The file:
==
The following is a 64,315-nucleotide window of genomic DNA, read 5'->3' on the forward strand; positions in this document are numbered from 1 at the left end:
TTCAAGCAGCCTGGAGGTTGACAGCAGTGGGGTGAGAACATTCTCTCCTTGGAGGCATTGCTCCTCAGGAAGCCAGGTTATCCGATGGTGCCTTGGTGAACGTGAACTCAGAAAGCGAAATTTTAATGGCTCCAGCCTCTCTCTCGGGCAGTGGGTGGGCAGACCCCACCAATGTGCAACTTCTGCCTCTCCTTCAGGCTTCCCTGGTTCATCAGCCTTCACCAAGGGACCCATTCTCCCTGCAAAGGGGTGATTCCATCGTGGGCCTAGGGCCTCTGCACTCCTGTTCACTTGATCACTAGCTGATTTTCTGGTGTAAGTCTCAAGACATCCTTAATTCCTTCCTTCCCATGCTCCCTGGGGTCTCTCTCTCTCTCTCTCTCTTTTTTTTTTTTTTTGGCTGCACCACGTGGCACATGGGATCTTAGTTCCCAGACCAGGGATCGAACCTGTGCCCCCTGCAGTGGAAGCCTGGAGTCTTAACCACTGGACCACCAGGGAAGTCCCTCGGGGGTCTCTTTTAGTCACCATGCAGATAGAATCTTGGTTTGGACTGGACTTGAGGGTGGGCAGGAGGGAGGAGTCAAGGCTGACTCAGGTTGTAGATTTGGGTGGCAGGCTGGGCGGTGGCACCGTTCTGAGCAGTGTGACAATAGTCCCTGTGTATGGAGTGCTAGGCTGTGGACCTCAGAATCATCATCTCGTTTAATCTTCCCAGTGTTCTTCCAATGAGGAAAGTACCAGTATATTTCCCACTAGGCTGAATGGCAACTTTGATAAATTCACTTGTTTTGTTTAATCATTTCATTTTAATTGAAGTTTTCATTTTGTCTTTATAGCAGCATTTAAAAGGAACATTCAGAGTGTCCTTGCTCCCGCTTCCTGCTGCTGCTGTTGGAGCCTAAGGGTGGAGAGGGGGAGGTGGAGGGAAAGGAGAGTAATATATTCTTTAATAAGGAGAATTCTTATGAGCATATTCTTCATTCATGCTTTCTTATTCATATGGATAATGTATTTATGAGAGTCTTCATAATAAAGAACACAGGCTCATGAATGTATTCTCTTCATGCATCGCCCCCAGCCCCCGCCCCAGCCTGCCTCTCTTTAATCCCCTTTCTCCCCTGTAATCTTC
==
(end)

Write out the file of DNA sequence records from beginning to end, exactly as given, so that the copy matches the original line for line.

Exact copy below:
The following is a 64,315-nucleotide window of genomic DNA, read 5'->3' on the forward strand; positions in this document are numbered from 1 at the left end:
TTCAAGCAGCCTGGAGGTTGACAGCAGTGGGGTGAGAACATTCTCTCCTTGGAGGCATTGCTCCTCAGGAAGCCAGGTTATCCGATGGTGCCTTGGTGAACGTGAACTCAGAAAGCGAAATTTTAATGGCTCCAGCCTCTCTCTCGGGCAGTGGGTGGGCAGACCCCACCAATGTGCAACTTCTGCCTCTCCTTCAGGCTTCCCTGGTTCATCAGCCTTCACCAAGGGACCCATTCTCCCTGCAAAGGGGTGATTCCATCGTGGGCCTAGGGCCTCTGCACTCCTGTTCACTTGATCACTAGCTGATTTTCTGGTGTAAGTCTCAAGACATCCTTAATTCCTTCCTTCCCATGCTCCCTGGGGTCTCTCTCTCTCTCTCTCTCTTTTTTTTTTTTTTTGGCTGCACCACGTGGCACATGGGATCTTAGTTCCCAGACCAGGGATCGAACCTGTGCCCCCTGCAGTGGAAGCCTGGAGTCTTAACCACTGGACCACCAGGGAAGTCCCTCGGGGGTCTCTTTTAGTCACCATGCAGATAGAATCTTGGTTTGGACTGGACTTGAGGGTGGGCAGGAGGGAGGAGTCAAGGCTGACTCAGGTTGTAGATTTGGGTGGCAGGCTGGGCGGTGGCACCGTTCTGAGCAGTGTGACAATAGTCCCTGTGTATGGAGTGCTAGGCTGTGGACCTCAGAATCATCATCTCGTTTAATCTTCCCAGTGTTCTTCCAATGAGGAAAGTACCAGTATATTTCCCACTAGGCTGAATGGCAACTTTGATAAATTCACTTGTTTTGTTTAATCATTTCATTTTAATTGAAGTTTTCATTTTGTCTTTATAGCAGCATTTAAAAGGAACATTCAGAGTGTCCTTGCTCCCGCTTCCTGCTGCTGCTGTTGGAGCCTAAGGGTGGAGAGGGGGAGGTGGAGGGAAAGGAGAGTAATATATTCTTTAATAAGGAGAATTCTTATGAGCATATTCTTCATTCATGCTTTCTTATTCATATGGATAATGTATTTATGAGAGTCTTCATAATAAAGAACACAGGCTCATGAATGTATTCTCTTCATGCATCGCCCCCAGCCCCCGCCCCAGCCTGCCTCTCTTTAATCCCCTTTCTCCCCTGTAATCTTC